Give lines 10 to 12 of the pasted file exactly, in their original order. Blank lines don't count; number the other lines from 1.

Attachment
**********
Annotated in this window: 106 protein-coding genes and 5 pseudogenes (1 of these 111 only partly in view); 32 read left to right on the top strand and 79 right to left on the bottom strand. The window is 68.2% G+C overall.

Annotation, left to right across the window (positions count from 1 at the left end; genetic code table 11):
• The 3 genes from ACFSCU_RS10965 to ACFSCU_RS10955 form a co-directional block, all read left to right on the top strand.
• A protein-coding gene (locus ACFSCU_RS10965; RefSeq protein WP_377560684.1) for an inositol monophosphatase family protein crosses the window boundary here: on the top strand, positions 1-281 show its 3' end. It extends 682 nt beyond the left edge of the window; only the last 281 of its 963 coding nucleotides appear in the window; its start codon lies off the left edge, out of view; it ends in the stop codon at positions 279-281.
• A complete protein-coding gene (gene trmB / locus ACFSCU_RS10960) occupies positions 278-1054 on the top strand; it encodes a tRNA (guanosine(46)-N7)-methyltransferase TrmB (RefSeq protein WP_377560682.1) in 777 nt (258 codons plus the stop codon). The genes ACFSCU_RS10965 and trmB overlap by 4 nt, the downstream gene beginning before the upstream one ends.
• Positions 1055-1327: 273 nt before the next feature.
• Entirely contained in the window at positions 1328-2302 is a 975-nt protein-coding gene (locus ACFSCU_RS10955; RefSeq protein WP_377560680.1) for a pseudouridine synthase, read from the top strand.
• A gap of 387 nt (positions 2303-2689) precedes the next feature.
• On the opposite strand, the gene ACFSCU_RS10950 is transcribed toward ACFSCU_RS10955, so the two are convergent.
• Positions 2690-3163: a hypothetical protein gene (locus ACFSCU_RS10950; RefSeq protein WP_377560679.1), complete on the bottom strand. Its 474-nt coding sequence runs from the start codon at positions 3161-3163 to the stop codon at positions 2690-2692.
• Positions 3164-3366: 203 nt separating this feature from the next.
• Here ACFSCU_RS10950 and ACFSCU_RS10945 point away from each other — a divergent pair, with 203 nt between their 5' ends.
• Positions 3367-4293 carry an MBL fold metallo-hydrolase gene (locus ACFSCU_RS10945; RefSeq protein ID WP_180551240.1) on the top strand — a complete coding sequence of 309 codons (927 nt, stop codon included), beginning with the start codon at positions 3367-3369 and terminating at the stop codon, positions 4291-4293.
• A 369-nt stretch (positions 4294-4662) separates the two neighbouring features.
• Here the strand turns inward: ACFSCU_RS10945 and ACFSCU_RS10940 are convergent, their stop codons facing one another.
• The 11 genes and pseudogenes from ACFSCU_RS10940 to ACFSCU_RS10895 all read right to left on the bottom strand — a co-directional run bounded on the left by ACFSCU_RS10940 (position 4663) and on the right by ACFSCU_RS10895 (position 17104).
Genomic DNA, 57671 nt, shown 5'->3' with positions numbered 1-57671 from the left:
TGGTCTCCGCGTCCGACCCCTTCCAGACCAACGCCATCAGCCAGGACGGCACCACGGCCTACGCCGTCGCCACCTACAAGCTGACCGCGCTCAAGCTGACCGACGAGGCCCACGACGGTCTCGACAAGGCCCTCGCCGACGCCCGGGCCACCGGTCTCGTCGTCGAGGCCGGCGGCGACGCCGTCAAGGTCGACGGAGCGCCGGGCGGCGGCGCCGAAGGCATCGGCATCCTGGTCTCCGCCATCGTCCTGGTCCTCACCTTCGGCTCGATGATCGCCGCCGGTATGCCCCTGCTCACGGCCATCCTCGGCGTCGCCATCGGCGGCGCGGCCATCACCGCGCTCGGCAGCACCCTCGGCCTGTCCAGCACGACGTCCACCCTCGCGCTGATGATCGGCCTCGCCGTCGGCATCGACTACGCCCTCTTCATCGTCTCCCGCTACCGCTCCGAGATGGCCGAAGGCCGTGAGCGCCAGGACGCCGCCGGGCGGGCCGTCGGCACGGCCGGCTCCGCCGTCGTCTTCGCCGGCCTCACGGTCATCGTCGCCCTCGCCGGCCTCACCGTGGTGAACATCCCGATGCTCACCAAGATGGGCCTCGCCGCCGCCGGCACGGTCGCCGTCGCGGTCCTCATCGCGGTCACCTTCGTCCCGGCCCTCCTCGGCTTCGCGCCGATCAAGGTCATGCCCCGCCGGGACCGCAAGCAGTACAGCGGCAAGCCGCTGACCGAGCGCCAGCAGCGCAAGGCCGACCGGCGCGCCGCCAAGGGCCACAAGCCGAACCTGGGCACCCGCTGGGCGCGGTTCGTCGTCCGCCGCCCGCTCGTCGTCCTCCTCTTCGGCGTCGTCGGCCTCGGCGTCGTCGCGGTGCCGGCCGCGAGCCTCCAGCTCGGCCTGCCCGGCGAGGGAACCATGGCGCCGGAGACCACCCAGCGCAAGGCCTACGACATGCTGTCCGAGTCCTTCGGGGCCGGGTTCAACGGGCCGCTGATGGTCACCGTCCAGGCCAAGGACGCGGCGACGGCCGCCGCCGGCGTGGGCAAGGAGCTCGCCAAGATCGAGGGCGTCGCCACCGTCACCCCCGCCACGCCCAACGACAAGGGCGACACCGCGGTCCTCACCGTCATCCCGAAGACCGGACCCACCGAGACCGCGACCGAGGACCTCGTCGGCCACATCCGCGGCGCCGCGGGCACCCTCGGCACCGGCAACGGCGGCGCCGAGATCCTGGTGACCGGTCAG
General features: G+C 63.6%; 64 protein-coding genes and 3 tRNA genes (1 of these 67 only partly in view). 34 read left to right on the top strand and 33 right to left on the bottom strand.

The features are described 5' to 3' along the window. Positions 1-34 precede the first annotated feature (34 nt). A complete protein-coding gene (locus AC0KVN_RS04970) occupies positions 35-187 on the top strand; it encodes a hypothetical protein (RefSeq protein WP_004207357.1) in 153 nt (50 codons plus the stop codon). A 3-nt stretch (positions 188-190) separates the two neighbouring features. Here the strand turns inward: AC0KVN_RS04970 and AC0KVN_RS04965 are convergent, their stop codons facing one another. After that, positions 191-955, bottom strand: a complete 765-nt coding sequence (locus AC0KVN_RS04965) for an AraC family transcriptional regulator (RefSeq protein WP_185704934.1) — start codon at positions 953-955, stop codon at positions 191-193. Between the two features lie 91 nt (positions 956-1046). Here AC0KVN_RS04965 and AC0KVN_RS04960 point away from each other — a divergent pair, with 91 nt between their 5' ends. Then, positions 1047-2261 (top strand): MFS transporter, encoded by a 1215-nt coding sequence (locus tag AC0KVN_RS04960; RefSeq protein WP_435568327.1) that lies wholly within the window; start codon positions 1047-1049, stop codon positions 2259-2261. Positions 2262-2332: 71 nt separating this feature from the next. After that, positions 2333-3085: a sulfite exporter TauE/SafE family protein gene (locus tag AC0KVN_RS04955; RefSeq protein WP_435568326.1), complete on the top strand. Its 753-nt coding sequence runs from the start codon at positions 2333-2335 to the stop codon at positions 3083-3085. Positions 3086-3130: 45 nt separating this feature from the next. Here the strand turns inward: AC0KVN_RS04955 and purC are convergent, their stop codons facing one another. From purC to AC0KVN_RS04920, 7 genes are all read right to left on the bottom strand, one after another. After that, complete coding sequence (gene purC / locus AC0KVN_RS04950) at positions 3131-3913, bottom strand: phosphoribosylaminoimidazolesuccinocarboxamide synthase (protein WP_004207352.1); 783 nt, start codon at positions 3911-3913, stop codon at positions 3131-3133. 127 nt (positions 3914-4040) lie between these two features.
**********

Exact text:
• Positions 2690-3163: a hypothetical protein gene (locus ACFSCU_RS10950; RefSeq protein WP_377560679.1), complete on the bottom strand. Its 474-nt coding sequence runs from the start codon at positions 3161-3163 to the stop codon at positions 2690-2692.
• Positions 3164-3366: 203 nt separating this feature from the next.
• Here ACFSCU_RS10950 and ACFSCU_RS10945 point away from each other — a divergent pair, with 203 nt between their 5' ends.